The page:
About Last Weekend: The Art of Perfection

HumberIn case you were out living a life of leisure, here’s what you missed in sports over the weekend.

  • On Saturday, Philip Humber tossed baseball’s 21st perfect game in a 4-0 White Sox win over the Mariners. After the game, the ghost of Ford Frick rose from the dead and placed an asterisk next to Humber’s accomplishment, saying, “ooooo-ooo-ooo, the Mariners suck, ooo-oooo-oooo.”
  • Kobe Bryant scored 26 points and led the Lakers back from an 18-point deficit to beat the Thunder 114-106 in double overtime. Despite the exciting finish, the game was marred when Metta World Peace was ejected for hitting James Harden with a vicious elbow. And look, I know Artest changed his name, but at times like these I can’t help questioning just how committed he is to world peace.
  • Trailing 9-0 in the sixth inning, the Yankees scored 15 runs in three innings to embarrass the Red Sox 15-9. Researchers have been scouring video for the last 24 hours, but have yet to determine the exact moment when Bobby Valentine’s smug little grin turned into a smug little frown that still looks like a smug little grin.
  • Alberto Gonzalez fouled an attempted squeeze off his own leg in the 11th inning, but the umpire called it a fair ball and the Rangers beat the Tigers 3-2. Some reporters began calling it the “Thigh of God” run in reference to Maradona’s famous “Hand of God” goal, until God Himself finally lost His cool and was like, “dudes, for real, I don’t care who wins your f***ing sports games.”
  • In first round NHL playoff action, the Flyers dispatched the Penguins in six, the Bruins forced a game seven with Washington, the Kings ousted the Canucks in five, the Senators took a 3-2 lead on the Rangers, the Panthers went up 3-2 on the Devils, the Blues eliminated the Sharks in five, and the Blackhawks survived elimination with a 2-1 overtime win over the Coyotes. Careful readers will note that I only listed seven series. The eighth was between the Predators and Red Wings, but it got canceled because, to quote the NHL, “we were all pretty much hockeyed out.”
  • Carmelo Anthony scored 39 points and grabbed 10 boards and Amare Stoudemire blocked Marvin Williams’ dunk at the buzzer as the Knicks edged the Hawks 113-112 in Atlanta. “In hindsight, I guess that wasn’t the best time to pull out my trick nose dunk,” said Williams after the game, bleeding profusely into a towel.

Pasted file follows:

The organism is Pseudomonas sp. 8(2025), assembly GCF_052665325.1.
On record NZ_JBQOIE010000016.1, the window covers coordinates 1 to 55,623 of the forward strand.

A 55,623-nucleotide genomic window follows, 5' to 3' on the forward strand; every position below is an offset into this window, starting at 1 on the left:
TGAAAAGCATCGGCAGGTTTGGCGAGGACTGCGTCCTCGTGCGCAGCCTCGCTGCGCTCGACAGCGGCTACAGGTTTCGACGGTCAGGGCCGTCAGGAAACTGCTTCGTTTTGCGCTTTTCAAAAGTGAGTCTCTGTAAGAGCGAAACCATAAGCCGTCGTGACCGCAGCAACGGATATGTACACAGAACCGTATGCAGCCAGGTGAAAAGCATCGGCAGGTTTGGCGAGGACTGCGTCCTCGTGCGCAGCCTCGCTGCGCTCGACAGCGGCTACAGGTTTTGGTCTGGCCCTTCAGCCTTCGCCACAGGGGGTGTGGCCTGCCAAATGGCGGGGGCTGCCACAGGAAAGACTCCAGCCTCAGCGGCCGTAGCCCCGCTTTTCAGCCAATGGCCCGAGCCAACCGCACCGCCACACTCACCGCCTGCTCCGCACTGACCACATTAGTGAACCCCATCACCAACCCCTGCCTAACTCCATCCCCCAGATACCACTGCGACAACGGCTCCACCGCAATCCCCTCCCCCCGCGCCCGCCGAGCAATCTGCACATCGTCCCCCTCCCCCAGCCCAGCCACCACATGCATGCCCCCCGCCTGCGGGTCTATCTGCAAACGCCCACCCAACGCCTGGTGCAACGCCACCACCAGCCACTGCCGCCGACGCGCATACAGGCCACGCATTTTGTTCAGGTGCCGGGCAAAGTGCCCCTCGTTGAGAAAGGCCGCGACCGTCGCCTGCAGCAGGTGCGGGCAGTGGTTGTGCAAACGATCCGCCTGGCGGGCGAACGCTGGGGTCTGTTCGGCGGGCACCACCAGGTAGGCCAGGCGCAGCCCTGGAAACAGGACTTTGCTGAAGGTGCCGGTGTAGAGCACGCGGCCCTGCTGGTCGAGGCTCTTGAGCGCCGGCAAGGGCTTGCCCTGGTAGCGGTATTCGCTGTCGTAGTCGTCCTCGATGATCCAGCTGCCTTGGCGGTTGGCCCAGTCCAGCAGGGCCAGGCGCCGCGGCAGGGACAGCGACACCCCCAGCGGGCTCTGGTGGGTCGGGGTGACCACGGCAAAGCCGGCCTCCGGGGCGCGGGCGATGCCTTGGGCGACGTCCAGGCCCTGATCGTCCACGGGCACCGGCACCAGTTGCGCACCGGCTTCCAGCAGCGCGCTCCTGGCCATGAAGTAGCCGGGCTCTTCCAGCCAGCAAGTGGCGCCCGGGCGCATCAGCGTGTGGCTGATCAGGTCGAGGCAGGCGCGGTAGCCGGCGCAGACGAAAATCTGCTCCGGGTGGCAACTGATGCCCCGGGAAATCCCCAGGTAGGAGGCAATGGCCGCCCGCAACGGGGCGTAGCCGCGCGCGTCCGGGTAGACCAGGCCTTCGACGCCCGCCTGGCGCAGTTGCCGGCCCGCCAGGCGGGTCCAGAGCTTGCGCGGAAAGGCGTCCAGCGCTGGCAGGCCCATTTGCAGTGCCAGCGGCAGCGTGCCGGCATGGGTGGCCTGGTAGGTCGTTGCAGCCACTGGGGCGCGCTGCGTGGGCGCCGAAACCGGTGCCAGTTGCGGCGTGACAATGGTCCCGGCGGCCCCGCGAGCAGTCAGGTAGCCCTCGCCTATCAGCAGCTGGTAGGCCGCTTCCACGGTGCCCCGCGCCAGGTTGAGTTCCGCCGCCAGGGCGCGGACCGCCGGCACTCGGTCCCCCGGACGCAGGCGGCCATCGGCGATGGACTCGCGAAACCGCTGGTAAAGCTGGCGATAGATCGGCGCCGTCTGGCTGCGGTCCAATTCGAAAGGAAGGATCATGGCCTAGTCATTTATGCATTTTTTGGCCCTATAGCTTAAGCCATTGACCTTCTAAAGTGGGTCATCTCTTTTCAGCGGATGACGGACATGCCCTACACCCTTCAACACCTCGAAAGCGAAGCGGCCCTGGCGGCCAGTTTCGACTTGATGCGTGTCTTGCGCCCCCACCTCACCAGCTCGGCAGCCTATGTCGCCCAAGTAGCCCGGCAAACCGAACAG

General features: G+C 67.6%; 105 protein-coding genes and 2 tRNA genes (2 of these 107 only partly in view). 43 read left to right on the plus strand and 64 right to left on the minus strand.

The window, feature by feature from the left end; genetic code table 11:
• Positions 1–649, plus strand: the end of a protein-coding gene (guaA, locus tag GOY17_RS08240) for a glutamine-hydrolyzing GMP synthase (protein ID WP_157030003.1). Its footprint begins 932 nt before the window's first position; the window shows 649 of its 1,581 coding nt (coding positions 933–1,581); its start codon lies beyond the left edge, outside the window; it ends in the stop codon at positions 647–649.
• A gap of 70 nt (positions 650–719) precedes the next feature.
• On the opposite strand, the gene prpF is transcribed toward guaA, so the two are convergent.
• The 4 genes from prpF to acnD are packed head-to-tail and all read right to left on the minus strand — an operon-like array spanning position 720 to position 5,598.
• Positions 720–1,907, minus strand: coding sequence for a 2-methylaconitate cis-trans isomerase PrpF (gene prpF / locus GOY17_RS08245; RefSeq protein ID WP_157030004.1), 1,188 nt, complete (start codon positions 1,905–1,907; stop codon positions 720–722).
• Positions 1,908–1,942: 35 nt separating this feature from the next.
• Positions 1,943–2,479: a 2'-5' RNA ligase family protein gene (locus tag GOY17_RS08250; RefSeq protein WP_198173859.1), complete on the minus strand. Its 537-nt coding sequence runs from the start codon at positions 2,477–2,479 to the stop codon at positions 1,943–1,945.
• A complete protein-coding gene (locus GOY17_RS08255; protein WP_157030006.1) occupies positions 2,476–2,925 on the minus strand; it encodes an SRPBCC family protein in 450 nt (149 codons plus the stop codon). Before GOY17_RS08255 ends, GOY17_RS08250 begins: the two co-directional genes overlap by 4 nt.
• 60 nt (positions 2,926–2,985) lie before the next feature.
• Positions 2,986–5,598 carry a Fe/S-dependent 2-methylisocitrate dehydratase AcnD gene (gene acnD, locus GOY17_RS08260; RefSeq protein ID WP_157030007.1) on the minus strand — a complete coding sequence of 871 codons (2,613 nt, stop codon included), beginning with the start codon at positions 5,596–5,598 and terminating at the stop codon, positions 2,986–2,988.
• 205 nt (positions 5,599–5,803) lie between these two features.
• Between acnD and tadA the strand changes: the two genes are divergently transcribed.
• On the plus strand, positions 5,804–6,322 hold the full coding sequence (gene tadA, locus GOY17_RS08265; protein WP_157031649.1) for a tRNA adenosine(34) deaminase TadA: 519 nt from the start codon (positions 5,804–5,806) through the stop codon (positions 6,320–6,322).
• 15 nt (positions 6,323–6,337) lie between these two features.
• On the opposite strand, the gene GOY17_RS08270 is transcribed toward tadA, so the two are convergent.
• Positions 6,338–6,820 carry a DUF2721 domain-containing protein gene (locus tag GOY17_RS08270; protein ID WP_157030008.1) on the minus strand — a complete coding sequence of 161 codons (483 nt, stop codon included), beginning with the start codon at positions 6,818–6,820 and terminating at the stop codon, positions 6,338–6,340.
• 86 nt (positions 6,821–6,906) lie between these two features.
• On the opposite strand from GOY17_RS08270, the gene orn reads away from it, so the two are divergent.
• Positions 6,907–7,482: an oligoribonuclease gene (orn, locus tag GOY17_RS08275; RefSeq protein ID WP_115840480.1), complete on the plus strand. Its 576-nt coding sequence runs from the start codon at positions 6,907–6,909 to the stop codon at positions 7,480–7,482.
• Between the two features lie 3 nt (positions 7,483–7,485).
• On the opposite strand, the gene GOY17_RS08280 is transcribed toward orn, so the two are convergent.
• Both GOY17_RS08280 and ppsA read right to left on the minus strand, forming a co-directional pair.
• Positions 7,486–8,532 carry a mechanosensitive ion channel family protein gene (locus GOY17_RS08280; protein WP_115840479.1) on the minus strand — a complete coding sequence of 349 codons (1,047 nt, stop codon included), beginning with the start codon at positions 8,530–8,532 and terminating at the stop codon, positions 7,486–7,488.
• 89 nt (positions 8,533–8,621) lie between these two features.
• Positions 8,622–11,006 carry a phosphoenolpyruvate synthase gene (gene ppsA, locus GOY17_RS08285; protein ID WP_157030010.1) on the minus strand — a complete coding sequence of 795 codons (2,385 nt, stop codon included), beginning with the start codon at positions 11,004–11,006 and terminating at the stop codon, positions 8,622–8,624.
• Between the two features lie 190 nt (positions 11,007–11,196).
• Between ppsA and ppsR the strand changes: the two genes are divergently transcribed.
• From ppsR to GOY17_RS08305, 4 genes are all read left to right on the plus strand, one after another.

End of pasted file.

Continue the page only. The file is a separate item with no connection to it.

• Rafael Nadal won his eighth consecutive title at Monte Carlo by beating Novak Djokovic in a final for the first time in eight tries. He celebrated in typical fashion by flexing his eight biceps.
  • Ben Curtis ended a six-year PGA tour drought with an emotional win at the Texas Open. He was then flogged in public, because it’s not acceptable for a male to be emotional in Texas about anything except football, Ronald Reagan, and paintings of Ronald Reagan playing football on a horse.
  • Denny Hamlin won at Kansas Speedway for his second NASCAR victory of the year, holding off a late charge by Martin Truex, which I think is a company on the New York Stock Exchange.
  • Jon Jones defeated Rashad Evans by decision to retain the world light heavyweight title in UFC action. As usual, Jones spent the hours after the fight explaining to fans that no, the UFC isn’t fake like the WWE. “Wait, this isn’t fake?” asked a confused Evans, holding a metal folding chair and preparing for Round 6.
  • After a 114-88 loss to Sacramento, the Charlotte Bobcats are just three losses away from securing the worst record in NBA history. “Look,” said Bobcats coach Paul Silas, “if we’re going to be bad, we might as well be historically bad, right?” As he said the words, the ghost of the Seattle Mariners offense rose from the dead and was all like, “oooo-ooooo-ooooo, totally agree, finally someone gets me, ooooo-oooooo-ooooo.”

Filed Under: About Last Weekend, Boston Red Sox, Charlotte Bobcats, Chicago White Sox, Detroit Tigers, Kobe Bryant, Los Angeles Lakers, New York Knicks, New York Yankees, NHL Playoffs, Novak Djokovic, Rafael Nadal, Seattle Mariners, Texas Rangers, UFC